I think I've known that for a while, but maybe only recently, in the past two years, really understood to what extent. When I walked away from bedside nursing in 2017 I was briefly in-between jobs and used that extra time to throw myself into research. I became borderline obsessed with reading research articles on the microbiome.
It led me down a rabbit hole of learning about food, our environment, our stress, our medications and how each of them impacted our microbiome and how that in turn was impacting our overall health. These studies were from NIH, Johns Hopkins and other very credible sources on PubMed. My mind was blown. Every answer found birthed additional questions.
I am absolutely convinced that we have far more control of our health trajectory than most of us have grasped. Here's the catch: YOU need to do the leg work. What you think, see, breathe, eat, drink, expose yourself to, and even your relationships will impact your health.
BINTO: How has your wellness routine changed over the years?
I think its become about graceful structure — allowing myself to assess and adjust hour to hour if my needs change. I'm much more in tune with my body, mind, and spirit. I've also learned how to rest, and maybe that is the most useful lesson I've had in the past year.
BINTO: Do you use Binto? If so, what kind of changes have you experienced as a result?
I do! Many of the supplements in Binto were things I was already taking, but Suzie made it SO MUCH EASIER to have quality supplements all in one pouch. I currently am taking the prenatal package which, as I like to remind people, you should take BEFORE getting pregnant. (Click here for more info on Binto's Prenatal Kit!)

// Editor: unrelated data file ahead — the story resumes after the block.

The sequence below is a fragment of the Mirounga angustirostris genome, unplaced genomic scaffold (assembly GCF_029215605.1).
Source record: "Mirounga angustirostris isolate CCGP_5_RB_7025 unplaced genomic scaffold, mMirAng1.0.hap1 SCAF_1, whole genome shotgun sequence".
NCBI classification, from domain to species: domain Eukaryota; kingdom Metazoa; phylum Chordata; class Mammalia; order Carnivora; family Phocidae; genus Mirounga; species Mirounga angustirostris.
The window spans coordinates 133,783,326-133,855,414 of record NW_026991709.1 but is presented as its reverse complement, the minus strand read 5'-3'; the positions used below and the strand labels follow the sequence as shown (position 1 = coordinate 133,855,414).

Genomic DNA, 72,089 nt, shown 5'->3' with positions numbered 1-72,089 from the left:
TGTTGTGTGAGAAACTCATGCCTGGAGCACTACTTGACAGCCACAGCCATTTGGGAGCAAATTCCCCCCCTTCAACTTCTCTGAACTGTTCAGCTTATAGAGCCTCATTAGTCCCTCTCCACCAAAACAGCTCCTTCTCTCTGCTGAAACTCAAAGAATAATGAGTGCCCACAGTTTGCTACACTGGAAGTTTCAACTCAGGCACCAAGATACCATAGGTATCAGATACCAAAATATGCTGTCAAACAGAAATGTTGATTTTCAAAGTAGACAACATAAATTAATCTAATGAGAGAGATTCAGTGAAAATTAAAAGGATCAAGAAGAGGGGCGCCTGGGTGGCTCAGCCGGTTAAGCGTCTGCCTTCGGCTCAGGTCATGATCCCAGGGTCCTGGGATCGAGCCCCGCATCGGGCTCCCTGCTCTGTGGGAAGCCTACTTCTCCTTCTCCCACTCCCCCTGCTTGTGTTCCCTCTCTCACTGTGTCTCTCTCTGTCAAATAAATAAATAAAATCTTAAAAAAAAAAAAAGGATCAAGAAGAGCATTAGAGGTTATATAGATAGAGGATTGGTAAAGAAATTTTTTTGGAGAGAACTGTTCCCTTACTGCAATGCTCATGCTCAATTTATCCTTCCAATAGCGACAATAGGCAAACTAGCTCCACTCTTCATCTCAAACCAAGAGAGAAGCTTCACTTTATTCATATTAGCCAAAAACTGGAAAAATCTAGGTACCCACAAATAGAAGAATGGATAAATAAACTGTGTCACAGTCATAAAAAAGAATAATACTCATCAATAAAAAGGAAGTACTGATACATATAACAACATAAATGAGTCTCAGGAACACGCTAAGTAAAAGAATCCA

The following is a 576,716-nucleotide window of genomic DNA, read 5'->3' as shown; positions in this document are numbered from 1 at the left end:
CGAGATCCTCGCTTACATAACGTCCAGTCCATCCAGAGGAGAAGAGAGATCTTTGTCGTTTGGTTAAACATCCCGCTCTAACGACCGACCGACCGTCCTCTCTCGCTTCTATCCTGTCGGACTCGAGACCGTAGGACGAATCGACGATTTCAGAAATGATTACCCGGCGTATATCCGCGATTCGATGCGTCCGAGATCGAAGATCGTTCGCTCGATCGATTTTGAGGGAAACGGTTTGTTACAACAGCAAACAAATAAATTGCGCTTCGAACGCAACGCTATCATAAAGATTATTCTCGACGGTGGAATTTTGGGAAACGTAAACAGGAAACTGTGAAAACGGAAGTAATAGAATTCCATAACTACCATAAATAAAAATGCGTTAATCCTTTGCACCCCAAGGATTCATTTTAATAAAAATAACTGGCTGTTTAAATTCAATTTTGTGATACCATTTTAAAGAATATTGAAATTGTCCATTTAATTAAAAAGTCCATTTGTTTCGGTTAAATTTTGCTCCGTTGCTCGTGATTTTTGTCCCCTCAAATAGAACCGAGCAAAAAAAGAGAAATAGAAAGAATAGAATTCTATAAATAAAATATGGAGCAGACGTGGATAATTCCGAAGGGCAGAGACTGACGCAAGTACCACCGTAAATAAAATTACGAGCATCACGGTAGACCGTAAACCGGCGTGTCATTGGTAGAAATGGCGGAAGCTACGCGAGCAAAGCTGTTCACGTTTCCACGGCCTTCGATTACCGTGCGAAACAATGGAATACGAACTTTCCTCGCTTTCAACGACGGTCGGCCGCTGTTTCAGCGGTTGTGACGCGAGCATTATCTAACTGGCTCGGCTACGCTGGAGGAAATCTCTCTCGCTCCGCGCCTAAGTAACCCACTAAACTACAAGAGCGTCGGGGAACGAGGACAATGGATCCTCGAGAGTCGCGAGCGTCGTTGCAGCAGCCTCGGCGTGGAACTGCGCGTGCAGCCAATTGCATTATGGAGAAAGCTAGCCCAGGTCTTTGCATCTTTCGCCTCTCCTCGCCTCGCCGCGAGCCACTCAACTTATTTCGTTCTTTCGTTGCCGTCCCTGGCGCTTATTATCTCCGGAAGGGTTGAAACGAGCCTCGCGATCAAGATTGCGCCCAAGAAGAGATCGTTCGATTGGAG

BINTO: What other product can’t you live without?
Coffee with cinnamon (not a product but I need it in my life), and Leahlani Skincare: It's clean and smells like heaven.
BINTO: What is your biggest challenge in terms of health or wellness right now?
I have bacterial overgrowth and I'm working on fixing it. Part of that is a pretty intense/ strict diet protocol I need to do to help my gut heal. It's not very social life friendly, also, since the first 21 days is low FODMAP i cant use garlic or onions in my cooking. GARLIC IS LIFE. But i guess getting well is a little more than garlic right now, so ive been getting creative in the kitchen with herbs. So, I guess ill just be a better chef with a more healthy gut after all of this.
BINTO: How do you define wellness?
Wellness is the harmonization each part of health. I've created a list of 10 areas I think everyone needs to be well:
- Relationship to self
- Intimate/personal relationships
- Physical health
- Spiritual well-being (your "heart")
There may more more focus in one spot than another at any given moment, but wellness comes when there's balance. Sometimes that looks like a nap or a glass of wine with a friend instead of a workout. Sometimes that means focusing on your gut health even though you miss out on certain foods for a little while.
It will always be in flex. There is no static version of health. There's no exact formula. What works for my life is not going to be the blueprint for your life. I think that's where people get stuck, they want a formula. They want a plan. It doesn't work like that.